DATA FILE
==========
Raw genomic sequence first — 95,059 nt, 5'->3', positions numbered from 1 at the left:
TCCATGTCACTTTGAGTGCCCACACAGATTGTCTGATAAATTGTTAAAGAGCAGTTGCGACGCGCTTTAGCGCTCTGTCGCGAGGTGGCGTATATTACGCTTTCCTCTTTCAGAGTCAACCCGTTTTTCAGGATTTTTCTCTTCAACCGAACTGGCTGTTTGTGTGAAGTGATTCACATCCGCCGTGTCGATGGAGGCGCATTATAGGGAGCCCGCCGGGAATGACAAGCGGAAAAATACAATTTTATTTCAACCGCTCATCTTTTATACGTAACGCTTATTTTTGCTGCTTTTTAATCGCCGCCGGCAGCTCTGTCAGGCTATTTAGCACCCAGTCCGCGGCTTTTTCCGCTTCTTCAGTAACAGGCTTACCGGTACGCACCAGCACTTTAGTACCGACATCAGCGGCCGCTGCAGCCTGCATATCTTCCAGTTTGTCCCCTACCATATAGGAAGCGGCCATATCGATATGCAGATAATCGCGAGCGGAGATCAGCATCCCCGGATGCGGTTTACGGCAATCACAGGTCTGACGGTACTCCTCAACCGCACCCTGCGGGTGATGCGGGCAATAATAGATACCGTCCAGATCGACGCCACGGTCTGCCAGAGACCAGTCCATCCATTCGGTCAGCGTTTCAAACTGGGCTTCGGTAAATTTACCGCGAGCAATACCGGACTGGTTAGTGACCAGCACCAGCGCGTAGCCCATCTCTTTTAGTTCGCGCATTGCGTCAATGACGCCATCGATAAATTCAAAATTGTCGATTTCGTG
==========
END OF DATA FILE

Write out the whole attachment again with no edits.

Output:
Raw genomic sequence first — 95,059 nt, 5'->3', positions numbered from 1 at the left:
TCCATGTCACTTTGAGTGCCCACACAGATTGTCTGATAAATTGTTAAAGAGCAGTTGCGACGCGCTTTAGCGCTCTGTCGCGAGGTGGCGTATATTACGCTTTCCTCTTTCAGAGTCAACCCGTTTTTCAGGATTTTTCTCTTCAACCGAACTGGCTGTTTGTGTGAAGTGATTCACATCCGCCGTGTCGATGGAGGCGCATTATAGGGAGCCCGCCGGGAATGACAAGCGGAAAAATACAATTTTATTTCAACCGCTCATCTTTTATACGTAACGCTTATTTTTGCTGCTTTTTAATCGCCGCCGGCAGCTCTGTCAGGCTATTTAGCACCCAGTCCGCGGCTTTTTCCGCTTCTTCAGTAACAGGCTTACCGGTACGCACCAGCACTTTAGTACCGACATCAGCGGCCGCTGCAGCCTGCATATCTTCCAGTTTGTCCCCTACCATATAGGAAGCGGCCATATCGATATGCAGATAATCGCGAGCGGAGATCAGCATCCCCGGATGCGGTTTACGGCAATCACAGGTCTGACGGTACTCCTCAACCGCACCCTGCGGGTGATGCGGGCAATAATAGATACCGTCCAGATCGACGCCACGGTCTGCCAGAGACCAGTCCATCCATTCGGTCAGCGTTTCAAACTGGGCTTCGGTAAATTTACCGCGAGCAATACCGGACTGGTTAGTGACCAGCACCAGCGCGTAGCCCATCTCTTTTAGTTCGCGCATTGCGTCAATGACGCCATCGATAAATTCAAAATTGTCGATTTCGTG